Saturday, June 3, 2017

Keeping it simple with the Fuji X-Pro2 and 18-55mm zoom

I love the vegetation I find here in Florida. So I always try to keep a camera handy to record it when the opportunity arises.  To keep things simple, I settled in on the Fuji X-Pro2 with the original 18-55mm zoom lens.  It doesn't give me the extensive coverage of my other favorite lens, the 18-135mm Fuji zoom, but it is convenient to carry around all the time and tuck into a bag when I don't need it.

Yesterday I happened upon this banyan tree with some vegetation growing around its base.  Its sculptural beauty looked like a perfect companion for the cameras Acros simulation, which is what I used to capture these images.  I did add my favorite platinum toning effect in post processing along with a vignette to deepen the tonality.







Monday, May 29, 2017

Working on a tan in Photoshop

Now that I am living and photographing in Florida, I'm also having to deal with many outdoor subjects in situations I didn't have to face much when photographing up north. Down  here I'll be doing a lot more of my outdoor work around pools and beaches. On a recent lifestyle shoot with one model, I photographed her in a pool. Looking at the shot later in Photoshop, I decided that her skin looked a little too light and also not tan enough. Enhancing a tan in Photoshop is not very difficult. There are many ways of doing it. I have a fairly simple solution I thought might be of interest. So here it is.


Above is the original image. I used the Quick Selection tool to make a select just the model's skin. The selection edges don't have to be perfect. Next, create a separate layer from the selection by pressing CTRL-J.


The skin layer should look like above image. We will use two adjustment layers to enhance both the color and darkness of the tan. These will be placed just above the skin layer. The first adjustment layer is Brightness/Contrast. Click on the small down-arrow at the bottom of the adjustment layer so that is will be only applied to the skin layer below it, and not to the over all image. You can adjust this layer to suit the about of darkness you want. I used a -41 on the brightness and +19 pm the contrast.  



Next add a Color Balance adjustment layer below the Brightness/Contrast layer so that both are being applied only to the skin layer below them. Enhance the tan color by increasing the Cyan/Red and Magenta/Green Midtones.  I used a +32 and +4 as shown below.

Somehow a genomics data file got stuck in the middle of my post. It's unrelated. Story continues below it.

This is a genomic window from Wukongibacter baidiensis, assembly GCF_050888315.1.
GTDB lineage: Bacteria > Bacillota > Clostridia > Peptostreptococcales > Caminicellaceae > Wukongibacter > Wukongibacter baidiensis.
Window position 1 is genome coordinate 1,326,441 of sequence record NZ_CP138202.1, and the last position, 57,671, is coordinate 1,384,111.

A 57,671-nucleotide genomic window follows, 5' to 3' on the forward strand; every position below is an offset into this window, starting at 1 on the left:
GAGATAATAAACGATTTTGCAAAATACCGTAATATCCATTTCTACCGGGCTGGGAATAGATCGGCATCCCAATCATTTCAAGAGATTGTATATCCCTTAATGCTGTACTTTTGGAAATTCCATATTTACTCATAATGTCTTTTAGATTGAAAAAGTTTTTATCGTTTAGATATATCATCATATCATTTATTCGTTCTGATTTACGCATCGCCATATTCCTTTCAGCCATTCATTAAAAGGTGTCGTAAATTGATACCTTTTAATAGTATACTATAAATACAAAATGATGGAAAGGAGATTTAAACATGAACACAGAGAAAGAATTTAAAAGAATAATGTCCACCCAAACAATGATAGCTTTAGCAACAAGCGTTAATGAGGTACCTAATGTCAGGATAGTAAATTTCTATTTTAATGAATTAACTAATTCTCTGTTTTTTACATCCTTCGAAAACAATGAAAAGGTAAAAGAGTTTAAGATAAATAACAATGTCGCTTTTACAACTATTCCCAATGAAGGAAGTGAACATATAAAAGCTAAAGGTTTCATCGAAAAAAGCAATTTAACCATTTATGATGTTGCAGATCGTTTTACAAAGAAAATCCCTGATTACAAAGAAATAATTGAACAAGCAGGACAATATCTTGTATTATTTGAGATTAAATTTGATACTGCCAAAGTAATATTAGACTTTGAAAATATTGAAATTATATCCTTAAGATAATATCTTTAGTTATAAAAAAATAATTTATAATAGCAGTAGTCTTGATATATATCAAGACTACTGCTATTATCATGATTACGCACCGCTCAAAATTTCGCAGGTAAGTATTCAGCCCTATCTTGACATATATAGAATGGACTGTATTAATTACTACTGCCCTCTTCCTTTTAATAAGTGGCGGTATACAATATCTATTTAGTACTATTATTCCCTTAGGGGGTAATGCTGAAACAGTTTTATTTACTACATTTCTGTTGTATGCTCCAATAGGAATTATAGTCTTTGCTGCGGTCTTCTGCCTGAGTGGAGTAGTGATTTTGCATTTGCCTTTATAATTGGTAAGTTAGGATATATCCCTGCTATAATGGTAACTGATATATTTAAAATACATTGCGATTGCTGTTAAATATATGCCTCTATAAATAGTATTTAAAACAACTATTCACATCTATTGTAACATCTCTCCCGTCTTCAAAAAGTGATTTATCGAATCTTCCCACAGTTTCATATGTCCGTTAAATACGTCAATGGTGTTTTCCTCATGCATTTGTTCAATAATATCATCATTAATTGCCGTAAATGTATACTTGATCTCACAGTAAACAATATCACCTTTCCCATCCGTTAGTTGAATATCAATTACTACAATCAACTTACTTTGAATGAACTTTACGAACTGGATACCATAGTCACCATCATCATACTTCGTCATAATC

The Layers menu below shows how I had the layers laid out. The little down-arrow on the left indicates that the adjustment layers will only act upon the skin layer immediately below them. You want to keep both of the adjustment layers active at the same time and adjust them in unison. Note also that I painted out some of the effect form some areas that were already a bit dark by painting with a soft black brush on the Brightness/Contrast layer.


The photo below is the completed image with a darker, even tan covering the model. 




Tuesday, May 16, 2017

Over Manhattan with a Leica SL and 24mm Summilux lens

No sooner had I moved to Florida than I had to return to New York to cover a few assignments. One of the more interesting assignments was to teach a Leica Akadamie Workshop on night photography from a helicopter over Manhattan. After a hands-on afternoon course on the techniques of photographing from a moving helicopter with the doors off and the wind blowing, the whole class went aloft just after sunset to capture the city as the lights were coming on.

We lucked out with the sun breaking through the clouds at sunset to add some color to the sky. Participants were able to use the latest in Leica equipment on the flight, in addition to  carrying another camera of their own.

I wanted to try out the new Leica M10 and fit it with a fast f/1.4 aperture 24mm Summilux lens, definitely my favorite lens for this type of photography. The fast aperture keeps my ISO down and shutter speed high enough to freeze the motion from a handheld shot in a vibrating helicopter at night.

Below are some of the photos I took with my one camera/one lens outfit.

We may be doing a Leica Workshop like this again, both in New York and some other spots around the US. So stay tuned to Leica if you are interested in attending. The workshops have a tendency to sell out quickly.